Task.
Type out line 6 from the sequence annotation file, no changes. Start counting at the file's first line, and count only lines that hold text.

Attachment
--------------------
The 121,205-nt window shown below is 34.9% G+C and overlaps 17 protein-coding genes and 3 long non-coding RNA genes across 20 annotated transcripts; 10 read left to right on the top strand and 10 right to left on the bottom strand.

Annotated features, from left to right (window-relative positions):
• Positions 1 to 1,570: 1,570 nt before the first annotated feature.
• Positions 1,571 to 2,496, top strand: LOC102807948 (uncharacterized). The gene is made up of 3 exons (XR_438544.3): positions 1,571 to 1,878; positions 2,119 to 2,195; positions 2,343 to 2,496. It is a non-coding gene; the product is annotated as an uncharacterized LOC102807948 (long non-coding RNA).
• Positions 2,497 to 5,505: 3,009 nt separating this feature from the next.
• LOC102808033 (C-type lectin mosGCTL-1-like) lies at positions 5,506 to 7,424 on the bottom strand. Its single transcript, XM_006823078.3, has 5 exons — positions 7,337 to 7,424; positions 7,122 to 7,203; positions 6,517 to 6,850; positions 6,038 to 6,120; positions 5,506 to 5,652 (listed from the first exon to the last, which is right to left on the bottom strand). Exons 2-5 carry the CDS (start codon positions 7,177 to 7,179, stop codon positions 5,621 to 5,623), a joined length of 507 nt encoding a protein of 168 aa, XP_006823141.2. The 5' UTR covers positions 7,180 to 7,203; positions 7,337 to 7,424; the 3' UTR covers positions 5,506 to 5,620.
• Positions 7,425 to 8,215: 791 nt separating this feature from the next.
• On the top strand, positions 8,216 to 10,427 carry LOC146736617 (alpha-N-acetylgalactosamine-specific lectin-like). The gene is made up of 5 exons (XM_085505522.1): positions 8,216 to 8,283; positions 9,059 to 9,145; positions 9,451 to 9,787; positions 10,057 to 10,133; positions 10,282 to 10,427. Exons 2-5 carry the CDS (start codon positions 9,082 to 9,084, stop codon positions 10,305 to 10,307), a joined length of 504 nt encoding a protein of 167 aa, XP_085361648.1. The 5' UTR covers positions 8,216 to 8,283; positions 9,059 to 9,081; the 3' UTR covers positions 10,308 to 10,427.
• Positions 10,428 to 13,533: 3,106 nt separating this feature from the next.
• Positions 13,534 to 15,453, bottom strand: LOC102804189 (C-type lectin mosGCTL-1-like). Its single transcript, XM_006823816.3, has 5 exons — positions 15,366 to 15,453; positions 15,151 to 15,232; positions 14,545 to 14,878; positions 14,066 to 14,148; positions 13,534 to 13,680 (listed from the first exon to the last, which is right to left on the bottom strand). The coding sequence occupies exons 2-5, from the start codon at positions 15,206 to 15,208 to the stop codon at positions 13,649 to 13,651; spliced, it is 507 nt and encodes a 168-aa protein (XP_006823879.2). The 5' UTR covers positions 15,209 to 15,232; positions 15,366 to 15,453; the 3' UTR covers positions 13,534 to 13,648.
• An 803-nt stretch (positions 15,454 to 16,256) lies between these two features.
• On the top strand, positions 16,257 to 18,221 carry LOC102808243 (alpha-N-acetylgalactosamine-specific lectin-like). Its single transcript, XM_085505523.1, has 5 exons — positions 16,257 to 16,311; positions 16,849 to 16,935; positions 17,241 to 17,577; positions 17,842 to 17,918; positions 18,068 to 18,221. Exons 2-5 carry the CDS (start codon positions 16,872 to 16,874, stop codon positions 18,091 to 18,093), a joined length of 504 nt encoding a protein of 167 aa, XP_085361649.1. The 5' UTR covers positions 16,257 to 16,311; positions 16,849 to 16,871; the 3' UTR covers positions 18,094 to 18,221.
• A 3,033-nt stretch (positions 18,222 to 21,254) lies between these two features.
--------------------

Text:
• LOC102808033 (C-type lectin mosGCTL-1-like) lies at positions 5,506 to 7,424 on the bottom strand. Its single transcript, XM_006823078.3, has 5 exons — positions 7,337 to 7,424; positions 7,122 to 7,203; positions 6,517 to 6,850; positions 6,038 to 6,120; positions 5,506 to 5,652 (listed from the first exon to the last, which is right to left on the bottom strand). Exons 2-5 carry the CDS (start codon positions 7,177 to 7,179, stop codon positions 5,621 to 5,623), a joined length of 507 nt encoding a protein of 168 aa, XP_006823141.2. The 5' UTR covers positions 7,180 to 7,203; positions 7,337 to 7,424; the 3' UTR covers positions 5,506 to 5,620.